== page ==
Why Machine Zone still buys "overpriced" TV ads
CEO Gabe Leydon says TV will "have its own reckoning" but explains why the ads for Game of War and Mobile Strike are still needed
Machine Zone has consistently been among the top mobile game earners thanks to its titles Game of War and, more recently, Mobile Strike. Most of you have likely seen the television commercials for Game of War, initially featuring Kate Upton and then Mariah Carey. And for Mobile Strike, Machine Zone has leveraged Arnold Schwarzenegger's commanding presence. The thing is, CEO Gabe Leydon actually does not like TV advertising whatsoever. Speaking at Code/Media last week (the full video/audio replay can be found here) Leydon explained why Machine Zone continues to spend top dollar on TV spots and celebrity spokespeople.
"Television's actually really small in comparison to digital... The audience is really tiny, the response rates are really bad. I wouldn't recommend television to anybody unless you were buying as much as you could on digital. Because the only thing you really get out of TV, which is overpriced and I don't want to throw anybody under the bus but there's a lot of very expensive television out there that no one watches the commercials on and the buyers that buy it don't know it because they're not tracking it. We know it because we track everything that we do, so we're very careful about what we do," he remarked.
"The biggest thing that you see out of television is that it creates a halo effect - we buy more impressions than you get from the Super Bowl everyday, but before you go on TV you're not a brand. There is social power to it, but the value of what you get out of it is only really captured in digital. This is what we've learned. So if you buy television there is an effect on digital marketing, meaning you can measure the click through rates, your prices do go down when you buy on television. If you were to buy just on television you'd probably go out of business."
"Mobile gaming is the most frictionless business the world has ever seen. No one's ever seen anything like this... You can't sell water that efficiently"
What some people don't understand about spending money to sign stars like Arnold Schwarzenegger is that it goes far beyond TV ad spots. "We don't just use them for television; we actually look at online more than how they're going to perform on TV to be honest. Arnold Schwarzenegger is an international star. That's what people misunderstood about Mariah Carey - she's the number one artist in Japan. We care a lot about Japan. She's huge in South America. So we think about the whole world. We don't just think about the United States. The spots are very expensive so you have to be careful. We're trying to market to everybody at the same time," Leydon explained.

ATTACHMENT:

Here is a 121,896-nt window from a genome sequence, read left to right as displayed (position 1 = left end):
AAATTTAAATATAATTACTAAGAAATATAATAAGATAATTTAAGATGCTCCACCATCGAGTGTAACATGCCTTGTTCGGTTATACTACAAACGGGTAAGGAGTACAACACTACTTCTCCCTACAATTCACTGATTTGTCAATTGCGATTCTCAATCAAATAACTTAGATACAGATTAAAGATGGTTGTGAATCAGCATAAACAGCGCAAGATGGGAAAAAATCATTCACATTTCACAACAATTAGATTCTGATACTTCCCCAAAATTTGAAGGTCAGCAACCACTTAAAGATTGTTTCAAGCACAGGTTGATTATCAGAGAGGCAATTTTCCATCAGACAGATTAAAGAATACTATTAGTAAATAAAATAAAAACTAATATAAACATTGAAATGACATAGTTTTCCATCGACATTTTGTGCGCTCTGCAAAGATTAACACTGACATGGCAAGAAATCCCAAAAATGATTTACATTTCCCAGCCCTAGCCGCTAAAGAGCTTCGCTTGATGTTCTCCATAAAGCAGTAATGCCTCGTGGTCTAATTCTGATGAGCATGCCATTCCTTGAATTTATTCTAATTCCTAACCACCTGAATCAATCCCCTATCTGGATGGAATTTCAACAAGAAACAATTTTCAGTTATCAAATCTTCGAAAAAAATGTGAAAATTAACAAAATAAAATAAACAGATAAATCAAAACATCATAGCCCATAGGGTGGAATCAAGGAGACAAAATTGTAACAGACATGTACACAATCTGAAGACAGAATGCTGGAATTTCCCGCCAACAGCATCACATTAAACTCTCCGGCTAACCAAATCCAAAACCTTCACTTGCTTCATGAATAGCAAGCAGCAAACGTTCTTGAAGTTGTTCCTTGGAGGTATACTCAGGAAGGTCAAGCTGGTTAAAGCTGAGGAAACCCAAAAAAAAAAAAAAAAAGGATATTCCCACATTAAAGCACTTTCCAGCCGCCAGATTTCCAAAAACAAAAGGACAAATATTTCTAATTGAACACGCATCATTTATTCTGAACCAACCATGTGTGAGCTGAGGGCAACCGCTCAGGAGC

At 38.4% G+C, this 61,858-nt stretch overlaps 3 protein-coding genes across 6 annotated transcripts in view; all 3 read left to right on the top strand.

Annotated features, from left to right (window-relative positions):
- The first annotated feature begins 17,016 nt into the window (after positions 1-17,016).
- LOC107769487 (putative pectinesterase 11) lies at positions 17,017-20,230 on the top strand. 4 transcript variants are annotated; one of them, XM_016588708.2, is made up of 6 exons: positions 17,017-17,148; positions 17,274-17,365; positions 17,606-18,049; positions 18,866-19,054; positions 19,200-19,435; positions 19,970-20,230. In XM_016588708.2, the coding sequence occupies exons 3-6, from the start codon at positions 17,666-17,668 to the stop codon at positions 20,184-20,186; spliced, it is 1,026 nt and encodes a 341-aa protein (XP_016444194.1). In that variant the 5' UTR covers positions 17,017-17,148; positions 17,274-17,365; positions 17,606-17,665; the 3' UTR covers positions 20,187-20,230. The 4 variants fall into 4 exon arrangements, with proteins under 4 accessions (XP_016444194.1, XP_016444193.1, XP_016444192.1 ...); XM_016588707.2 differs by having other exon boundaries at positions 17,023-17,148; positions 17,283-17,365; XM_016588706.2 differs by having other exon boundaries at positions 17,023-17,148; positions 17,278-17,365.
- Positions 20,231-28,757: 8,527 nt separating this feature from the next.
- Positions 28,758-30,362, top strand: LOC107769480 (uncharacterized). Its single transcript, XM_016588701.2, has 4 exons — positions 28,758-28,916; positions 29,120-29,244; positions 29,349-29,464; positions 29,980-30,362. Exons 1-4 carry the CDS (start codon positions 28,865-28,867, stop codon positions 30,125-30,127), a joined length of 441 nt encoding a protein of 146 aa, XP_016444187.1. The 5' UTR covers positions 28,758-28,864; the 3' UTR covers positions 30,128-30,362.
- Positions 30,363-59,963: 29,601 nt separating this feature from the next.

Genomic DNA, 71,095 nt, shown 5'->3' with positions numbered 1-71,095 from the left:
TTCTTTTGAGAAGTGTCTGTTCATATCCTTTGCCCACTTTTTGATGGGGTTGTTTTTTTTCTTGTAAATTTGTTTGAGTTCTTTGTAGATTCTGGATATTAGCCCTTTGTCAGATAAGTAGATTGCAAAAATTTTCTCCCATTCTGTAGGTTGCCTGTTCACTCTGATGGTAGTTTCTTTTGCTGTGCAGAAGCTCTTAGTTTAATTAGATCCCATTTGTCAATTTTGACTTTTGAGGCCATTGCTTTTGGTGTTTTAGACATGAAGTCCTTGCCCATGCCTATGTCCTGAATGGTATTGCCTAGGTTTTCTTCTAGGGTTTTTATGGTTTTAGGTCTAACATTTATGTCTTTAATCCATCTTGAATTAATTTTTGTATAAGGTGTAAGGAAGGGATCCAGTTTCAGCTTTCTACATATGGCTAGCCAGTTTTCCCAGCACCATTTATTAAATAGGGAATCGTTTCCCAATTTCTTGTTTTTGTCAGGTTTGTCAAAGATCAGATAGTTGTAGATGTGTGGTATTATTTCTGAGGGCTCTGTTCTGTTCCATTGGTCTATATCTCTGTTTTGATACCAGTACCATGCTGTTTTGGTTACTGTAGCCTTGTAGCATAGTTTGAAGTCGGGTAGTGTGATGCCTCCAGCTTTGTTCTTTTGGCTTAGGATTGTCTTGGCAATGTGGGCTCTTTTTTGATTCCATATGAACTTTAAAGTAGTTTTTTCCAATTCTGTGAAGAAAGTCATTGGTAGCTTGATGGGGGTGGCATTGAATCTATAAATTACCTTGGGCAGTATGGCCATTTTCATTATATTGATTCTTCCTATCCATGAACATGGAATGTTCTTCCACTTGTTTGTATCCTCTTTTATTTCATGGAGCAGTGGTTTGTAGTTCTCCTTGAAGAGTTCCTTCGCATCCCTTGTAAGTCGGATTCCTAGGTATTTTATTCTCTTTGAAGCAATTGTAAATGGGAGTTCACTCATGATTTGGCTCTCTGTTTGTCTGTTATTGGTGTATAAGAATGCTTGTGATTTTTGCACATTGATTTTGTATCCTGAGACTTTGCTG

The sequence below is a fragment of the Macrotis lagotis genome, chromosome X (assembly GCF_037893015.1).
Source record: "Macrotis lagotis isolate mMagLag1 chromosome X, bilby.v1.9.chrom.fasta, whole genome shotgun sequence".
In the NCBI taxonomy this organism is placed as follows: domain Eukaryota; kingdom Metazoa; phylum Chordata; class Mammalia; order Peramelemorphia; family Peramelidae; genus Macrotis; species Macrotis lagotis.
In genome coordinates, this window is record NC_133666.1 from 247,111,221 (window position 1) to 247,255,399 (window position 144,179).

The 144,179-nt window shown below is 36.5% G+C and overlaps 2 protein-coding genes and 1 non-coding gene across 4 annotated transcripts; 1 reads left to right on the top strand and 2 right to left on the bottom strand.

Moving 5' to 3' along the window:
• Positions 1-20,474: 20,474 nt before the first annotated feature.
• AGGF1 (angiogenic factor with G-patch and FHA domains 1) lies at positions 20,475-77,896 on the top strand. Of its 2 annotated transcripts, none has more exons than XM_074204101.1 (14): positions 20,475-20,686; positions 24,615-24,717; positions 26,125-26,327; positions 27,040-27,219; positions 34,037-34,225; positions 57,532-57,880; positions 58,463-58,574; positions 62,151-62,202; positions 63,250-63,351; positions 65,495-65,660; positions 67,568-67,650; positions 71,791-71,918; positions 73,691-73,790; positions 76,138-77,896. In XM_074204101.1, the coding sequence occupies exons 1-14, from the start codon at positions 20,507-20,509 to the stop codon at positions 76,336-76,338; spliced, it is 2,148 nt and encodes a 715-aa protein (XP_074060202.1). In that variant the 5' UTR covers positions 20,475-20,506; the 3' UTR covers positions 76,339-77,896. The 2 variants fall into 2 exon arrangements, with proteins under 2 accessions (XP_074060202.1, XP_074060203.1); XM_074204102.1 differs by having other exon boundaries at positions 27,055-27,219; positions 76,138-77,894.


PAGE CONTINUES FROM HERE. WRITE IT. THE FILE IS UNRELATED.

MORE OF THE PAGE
And getting worldwide attention is the goal for any major mobile company. "The potential is worldwide... everybody will download a free game at some point. So our goal is how do you get it to everybody?" Leydon said.
The fact is that mobile gaming is a massive opportunity if approached the right way and with the right tools. "Mobile gaming is the most frictionless business the world has ever seen. No one's ever seen anything like this. You've got 3 billion devices. I can put a billboard up on the side of the freeway... you can take out your phone from your pocket and go to one of two app stores... you can download the app and you can start playing and potentially maybe if you like the game you can spend money on it all within 120 seconds. You can't sell water that efficiently... This is all instantaneous worldwide distribution, with potential instant engagement and instant monetization," Leydon enthused.
Leydon gave the audience a scare throughout his talk, stressing how inefficient current brand advertising is. He said ad buyers are missing the point with television at the moment. "It's really small, people are skipping commercials. Why are they buying TV? Because they don't have the proper tools. When they have the proper tools, TV will have its own reckoning," he warned.
"Many things that aren't currently measurable will become measurable - the current version of brand advertising will disappear. The new version will be highly measured, so it'll be hard for a board that has to allocate funds to an investment, it'll be hard to allocate to investments that they cannot quantify as the market becomes more quantifiable; so brand advertising as we know it will suffer because boards who allocate budgets won't be able to justify the spend when they can measure ROI positive spends on other channels."
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